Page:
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Orange County

movie reviewmovie reviewvideo review out of 4 Movie Review: Orange County

Starring: Colin Hanks, Jack Black
Director: Jake Kasdan
Rated: R
RunTime: 90 Minutes
Release Date: January 2002
Genre: Comedy

*Also starring: John Lithgow, Catherine O'Hara, Lily Tomlin, Schuyler Fisk, Harold Ramis, Leslie Mann, Kevin Kline, Chevy Chase, Ben Stiller

Review by Harvey Karten
No Rating Supplied

"Orange County," thank goodness, is not another teen movie. Despite SOME references to drugs and a couple of harmless allusions to urine, and, oh well, yes, one character throws up on a manuscript but that scene lasts just five seconds, Jake Kasdan's film proves that there is life after all for clean-cut kids. They're not all squeaky trim, and sometimes the tidy ones are mere catalysts for the gross-outs, but all in all this is a fun movie with such excellent comic timing that maybe there is a future for adolescent comedies that dare NOT to be off-the-wall. Of particular note is its message that you don't have to go to Harvard, Stanford or Princeton to get a solid education. As the cliche goes, you get out of school what you put into it, a healthy note especially for the target audience of high-school juniors seniors and those thereabouts who should go big for this funny, well-acted piece of work--one which features crackerjack accomplishments by the sons and daughters of notables in the industry such as Colin Hanks (son of Tom Hanks), Schuyler Fisk (daughter of Sissy Spacek) and director Jake Kasdan (son of Lawrence Kasdan).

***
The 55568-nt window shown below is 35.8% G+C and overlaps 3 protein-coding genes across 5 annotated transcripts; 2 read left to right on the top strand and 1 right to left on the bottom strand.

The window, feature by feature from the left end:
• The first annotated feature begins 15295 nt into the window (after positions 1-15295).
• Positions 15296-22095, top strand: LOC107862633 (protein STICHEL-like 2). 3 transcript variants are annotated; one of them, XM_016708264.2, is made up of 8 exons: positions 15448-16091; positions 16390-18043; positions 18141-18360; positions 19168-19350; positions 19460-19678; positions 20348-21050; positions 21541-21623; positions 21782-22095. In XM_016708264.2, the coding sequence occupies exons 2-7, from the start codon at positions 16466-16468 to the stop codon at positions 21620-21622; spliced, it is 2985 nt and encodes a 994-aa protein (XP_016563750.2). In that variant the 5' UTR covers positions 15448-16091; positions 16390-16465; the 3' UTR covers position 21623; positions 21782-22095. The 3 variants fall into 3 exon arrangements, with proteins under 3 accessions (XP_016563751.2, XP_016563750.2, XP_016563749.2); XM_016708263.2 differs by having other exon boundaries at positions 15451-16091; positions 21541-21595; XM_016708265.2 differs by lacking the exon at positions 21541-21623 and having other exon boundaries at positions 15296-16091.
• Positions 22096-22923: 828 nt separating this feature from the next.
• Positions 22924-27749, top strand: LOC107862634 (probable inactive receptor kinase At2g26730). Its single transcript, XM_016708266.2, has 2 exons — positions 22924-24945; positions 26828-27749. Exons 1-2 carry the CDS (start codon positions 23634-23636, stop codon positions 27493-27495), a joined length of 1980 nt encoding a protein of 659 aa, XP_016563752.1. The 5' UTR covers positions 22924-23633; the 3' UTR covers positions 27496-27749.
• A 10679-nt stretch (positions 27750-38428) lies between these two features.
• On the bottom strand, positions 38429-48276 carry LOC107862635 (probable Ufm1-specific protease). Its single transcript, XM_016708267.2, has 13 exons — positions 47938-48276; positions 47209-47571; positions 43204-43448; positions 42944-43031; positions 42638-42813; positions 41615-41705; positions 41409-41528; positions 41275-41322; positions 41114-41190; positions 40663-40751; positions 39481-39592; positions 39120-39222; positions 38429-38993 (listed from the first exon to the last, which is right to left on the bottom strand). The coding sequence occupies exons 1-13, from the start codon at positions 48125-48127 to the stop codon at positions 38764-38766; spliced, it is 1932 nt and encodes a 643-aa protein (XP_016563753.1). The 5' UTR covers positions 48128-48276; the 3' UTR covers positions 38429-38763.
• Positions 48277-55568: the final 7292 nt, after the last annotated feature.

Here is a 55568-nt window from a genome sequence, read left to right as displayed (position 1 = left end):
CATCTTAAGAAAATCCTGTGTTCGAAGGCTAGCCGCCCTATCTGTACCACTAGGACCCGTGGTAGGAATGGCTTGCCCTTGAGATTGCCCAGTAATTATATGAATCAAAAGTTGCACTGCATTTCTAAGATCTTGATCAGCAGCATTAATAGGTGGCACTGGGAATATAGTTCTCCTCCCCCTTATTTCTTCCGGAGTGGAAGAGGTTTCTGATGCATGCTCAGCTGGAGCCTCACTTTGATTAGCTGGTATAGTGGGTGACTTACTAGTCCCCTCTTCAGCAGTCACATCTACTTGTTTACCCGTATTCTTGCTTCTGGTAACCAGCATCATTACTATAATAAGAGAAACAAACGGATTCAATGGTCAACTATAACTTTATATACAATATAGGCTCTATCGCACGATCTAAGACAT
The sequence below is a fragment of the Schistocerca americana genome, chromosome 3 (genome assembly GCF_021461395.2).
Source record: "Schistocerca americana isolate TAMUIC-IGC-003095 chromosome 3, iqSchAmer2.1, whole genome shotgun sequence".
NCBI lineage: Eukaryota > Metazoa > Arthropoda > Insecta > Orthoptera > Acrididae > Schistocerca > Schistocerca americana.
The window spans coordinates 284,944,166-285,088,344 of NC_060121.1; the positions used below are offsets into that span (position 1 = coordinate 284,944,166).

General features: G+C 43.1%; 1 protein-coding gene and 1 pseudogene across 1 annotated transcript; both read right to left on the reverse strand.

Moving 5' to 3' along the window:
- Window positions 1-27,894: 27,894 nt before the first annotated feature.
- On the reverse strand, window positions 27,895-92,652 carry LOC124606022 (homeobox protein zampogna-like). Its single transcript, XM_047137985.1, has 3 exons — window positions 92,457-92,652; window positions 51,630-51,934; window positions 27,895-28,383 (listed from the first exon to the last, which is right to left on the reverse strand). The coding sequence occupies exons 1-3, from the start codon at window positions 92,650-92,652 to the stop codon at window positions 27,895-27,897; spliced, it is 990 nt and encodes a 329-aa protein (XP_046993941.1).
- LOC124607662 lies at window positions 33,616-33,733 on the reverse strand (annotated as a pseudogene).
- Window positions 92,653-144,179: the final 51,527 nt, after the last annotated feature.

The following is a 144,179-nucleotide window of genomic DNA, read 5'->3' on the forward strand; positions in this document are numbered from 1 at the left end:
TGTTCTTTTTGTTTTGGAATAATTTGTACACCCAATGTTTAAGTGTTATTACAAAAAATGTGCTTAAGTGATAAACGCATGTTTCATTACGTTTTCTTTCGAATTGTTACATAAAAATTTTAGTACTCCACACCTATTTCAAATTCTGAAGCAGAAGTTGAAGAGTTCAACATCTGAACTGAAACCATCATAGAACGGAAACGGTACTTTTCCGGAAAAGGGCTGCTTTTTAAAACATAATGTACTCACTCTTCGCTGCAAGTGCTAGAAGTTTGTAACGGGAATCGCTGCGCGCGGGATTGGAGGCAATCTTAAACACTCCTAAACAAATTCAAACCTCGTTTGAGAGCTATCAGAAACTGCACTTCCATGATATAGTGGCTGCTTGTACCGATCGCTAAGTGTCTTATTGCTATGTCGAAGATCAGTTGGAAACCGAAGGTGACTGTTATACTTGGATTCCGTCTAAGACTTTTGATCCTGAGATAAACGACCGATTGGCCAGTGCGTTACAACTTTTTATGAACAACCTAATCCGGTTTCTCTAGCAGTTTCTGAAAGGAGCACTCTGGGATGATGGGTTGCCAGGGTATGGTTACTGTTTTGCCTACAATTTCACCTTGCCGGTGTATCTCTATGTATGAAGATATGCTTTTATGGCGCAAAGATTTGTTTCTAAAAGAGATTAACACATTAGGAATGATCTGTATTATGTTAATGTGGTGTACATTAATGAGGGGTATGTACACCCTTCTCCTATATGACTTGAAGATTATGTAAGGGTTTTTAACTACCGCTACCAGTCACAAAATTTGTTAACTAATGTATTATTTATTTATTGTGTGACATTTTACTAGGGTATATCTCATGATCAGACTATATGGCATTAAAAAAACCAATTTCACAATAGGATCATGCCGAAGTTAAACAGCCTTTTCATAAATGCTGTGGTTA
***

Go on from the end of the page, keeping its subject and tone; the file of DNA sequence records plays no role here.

"Orange County" will appeal largely to those in the audience who have been influenced by one particular book that they've read either as a school assignment on their own. "Catcher in the Rye" was the seminal work for my generation while the dog-eared paperback that sways Shaun Brumder (Colin Hanks) to become a writer is a novel by a Stanford University professor (who comes on screen toward the conclusion of the tale in a nice cameo by Kevin Kline). Shaun is the one rational person in a wacky family composed of his druggie-slacker brother Lance (Jack Black), his loopy mom Cindy Buegler (Catherine O'Hara), a wheelchair- bound stepdad--and his biological father, Bud Brumder (John Lithgow) who wants his 17-year-old to do something with his life that's more lucrative than writing. Asked to name writers who have made it, Shaun comes up with three contemporaries, including Stephen King, to which dad replies, "Just three writers in the whole history of Western literature!" (Then again, Mike White is not doing too badly for himself either.)

The plot turns on the act of an incompetent guidance counselor (Lily Tomlin) who turns in the wrong transcript to Stanford, resulting in Shaun's rejection from the school. Eager to right the wrong, Shaun enlists his sloppy brother Lance to drive him and his girl friend Ashley to Stanford to confer personally with the dean. After an interview driven by the dean's accidental use of the drug ecstasy and an amusing liaison between Lance and the dean's assistant (Jane Adams), Shaun looks around the college and is disturbed to find that even the Harvard of the West is filled with kids who are no smarter or more ambitious than the zonked- out surfers in his own nabe.

"Orange County" is no challenge for Jack Black, who pretty- much repeats his laid-back roles from "Bob Roberts" to "Shallow Hal," but Colin Hanks is just plain lovable as the center of the tale--a nice kid making the most despite getting shafted by the people around him.

Copyright 2002 Harvey Karten

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